Can a Police Helicopter Make Police Pursuits Safer

The short answer is yes, if it gets there on time.

In a recent article the expert on all things related to helicopters and photo radar AKA Winnipeg Sun columnist Tom Brodbeck again painted a picture for us on how peacefully vehicle pursuits in Winnipeg will end once the police Service has its helicopter.

It seems that every time there is a vehicular pursuit in Winnipeg that does not end well someone in the media makes sweeping statement about how this could have been avoided had the Police Service had its helicopter.  Police vehicle pursuits often end in collisions some with tragic consequences.  There is no doubt that with the presence of a helicopter some tragedies might have been avoided but a caveat needs to be attached.  The caveat is:

  • Had the helicopter been airborne at the time of the incident.

With an optimistic projection of 1000 flight hours per year the Winnipeg police helicopter will be airborne an average of 2.73 hours per day, that just under 12% of the time.  It becomes obvious that unless the police can convince auto thieves to only lead police on car chases during the hours the helicopter is in the air, the vast majority of chases will still need to be addressed using conventional methods.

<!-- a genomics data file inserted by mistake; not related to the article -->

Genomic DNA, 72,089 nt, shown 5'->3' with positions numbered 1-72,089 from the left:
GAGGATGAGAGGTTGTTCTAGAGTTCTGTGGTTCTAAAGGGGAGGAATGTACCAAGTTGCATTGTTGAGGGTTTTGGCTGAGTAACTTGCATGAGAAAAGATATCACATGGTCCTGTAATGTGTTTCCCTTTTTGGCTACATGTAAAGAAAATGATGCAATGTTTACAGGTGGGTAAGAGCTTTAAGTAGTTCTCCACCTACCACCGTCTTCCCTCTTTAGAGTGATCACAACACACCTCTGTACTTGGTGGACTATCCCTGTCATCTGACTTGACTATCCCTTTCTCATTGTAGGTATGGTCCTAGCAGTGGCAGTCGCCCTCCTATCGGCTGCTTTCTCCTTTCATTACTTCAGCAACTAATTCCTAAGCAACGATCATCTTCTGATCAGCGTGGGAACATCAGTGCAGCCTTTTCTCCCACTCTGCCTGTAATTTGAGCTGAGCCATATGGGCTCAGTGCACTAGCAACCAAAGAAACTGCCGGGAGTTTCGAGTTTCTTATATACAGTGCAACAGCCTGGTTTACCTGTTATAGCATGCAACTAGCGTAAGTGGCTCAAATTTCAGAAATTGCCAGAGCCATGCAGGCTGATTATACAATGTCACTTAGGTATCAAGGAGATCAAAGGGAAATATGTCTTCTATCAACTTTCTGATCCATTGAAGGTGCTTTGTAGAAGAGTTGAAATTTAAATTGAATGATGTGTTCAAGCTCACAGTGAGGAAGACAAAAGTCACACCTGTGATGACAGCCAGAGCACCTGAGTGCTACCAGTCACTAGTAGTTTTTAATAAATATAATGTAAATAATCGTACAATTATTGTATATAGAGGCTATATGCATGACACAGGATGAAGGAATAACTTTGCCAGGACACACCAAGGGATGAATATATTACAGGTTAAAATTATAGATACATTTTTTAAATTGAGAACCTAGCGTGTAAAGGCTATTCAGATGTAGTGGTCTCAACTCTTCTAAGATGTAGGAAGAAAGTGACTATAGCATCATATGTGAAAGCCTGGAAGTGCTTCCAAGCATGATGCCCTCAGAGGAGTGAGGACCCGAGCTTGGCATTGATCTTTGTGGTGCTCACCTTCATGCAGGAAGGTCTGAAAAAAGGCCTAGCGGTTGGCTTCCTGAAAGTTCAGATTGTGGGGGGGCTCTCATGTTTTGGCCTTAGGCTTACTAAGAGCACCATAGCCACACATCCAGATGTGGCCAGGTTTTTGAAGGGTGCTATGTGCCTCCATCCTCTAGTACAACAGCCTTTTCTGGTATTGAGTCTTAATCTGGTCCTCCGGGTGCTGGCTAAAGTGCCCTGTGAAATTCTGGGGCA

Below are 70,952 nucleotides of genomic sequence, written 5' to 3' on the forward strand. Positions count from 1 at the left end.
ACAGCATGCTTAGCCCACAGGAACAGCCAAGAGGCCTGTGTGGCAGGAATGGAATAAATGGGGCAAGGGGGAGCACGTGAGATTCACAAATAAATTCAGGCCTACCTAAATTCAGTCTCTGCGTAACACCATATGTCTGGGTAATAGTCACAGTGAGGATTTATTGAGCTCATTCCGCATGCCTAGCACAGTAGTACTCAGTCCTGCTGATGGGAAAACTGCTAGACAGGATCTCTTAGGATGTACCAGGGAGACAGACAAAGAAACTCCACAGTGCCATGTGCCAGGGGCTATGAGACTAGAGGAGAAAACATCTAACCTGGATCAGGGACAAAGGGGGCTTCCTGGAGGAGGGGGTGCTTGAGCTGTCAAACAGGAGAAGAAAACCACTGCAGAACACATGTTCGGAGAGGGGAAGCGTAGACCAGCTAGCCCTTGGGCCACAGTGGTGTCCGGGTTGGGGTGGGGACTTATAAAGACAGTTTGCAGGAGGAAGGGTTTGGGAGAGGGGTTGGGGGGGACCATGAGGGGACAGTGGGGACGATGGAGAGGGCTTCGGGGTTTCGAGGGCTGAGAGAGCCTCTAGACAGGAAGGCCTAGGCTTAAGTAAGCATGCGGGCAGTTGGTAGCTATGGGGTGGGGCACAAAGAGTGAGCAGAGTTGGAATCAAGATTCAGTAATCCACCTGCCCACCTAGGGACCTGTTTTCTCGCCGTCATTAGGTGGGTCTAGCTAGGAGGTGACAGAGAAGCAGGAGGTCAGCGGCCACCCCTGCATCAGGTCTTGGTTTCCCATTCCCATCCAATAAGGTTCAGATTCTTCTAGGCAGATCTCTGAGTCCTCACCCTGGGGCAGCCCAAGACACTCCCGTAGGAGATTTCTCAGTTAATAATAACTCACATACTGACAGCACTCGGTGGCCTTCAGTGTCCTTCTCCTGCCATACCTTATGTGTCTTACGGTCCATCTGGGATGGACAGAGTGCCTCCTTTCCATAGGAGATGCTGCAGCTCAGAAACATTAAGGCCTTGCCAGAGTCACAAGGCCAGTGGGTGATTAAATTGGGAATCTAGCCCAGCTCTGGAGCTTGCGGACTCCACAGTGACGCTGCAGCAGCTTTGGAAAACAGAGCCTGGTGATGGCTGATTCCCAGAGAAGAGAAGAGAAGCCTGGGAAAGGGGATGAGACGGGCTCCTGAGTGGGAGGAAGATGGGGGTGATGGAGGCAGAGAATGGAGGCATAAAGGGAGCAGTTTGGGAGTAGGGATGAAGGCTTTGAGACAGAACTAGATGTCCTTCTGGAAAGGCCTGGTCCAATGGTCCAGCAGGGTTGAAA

An examination of vehicle pursuit data in Antonio Texas obtained by the San Antonio Express-News under the Texas Public Information Act revealed some interesting facts:

  • The San Antonio Police Department makes every effort to deploy a helicopter to all police pursuits.
  • Half of all chases end in 3 minutes or less.
  • In San Antonio the helicopter is able to assist in about one-third of all police chases.
  • Two thirds of the time the helicopter was either not in the air or tied up on other calls.

By the way, San Antonio has a fleet of four helicopters.

My original estimate that police in Winnipeg might be able to achieve a 12 per cent attendance rate may have been overstated.

The question that needs to be asked is not only how pursuits are ended but rather why they are initiated.  In a recent study titled Police Pursuits in the Age of Innovation and Reform (2008) available at the authors Cynthia Lum and George Fachner concluded that once the decision is made to initiate a pursuit in 72 per cent of the cases the outcome (in terms of how the pursuit ends) is almost entirely out of the hands of police.

This underscores the importance of having a sound pursuit policy that places realistic restrictions on the circumstances under which police will pursue a vehicle.  Secondly it underscores the importance of ensuring the pursuit policy is complied with.

Because police pursuits can result in tragic consequences they should not be undertaken lightly.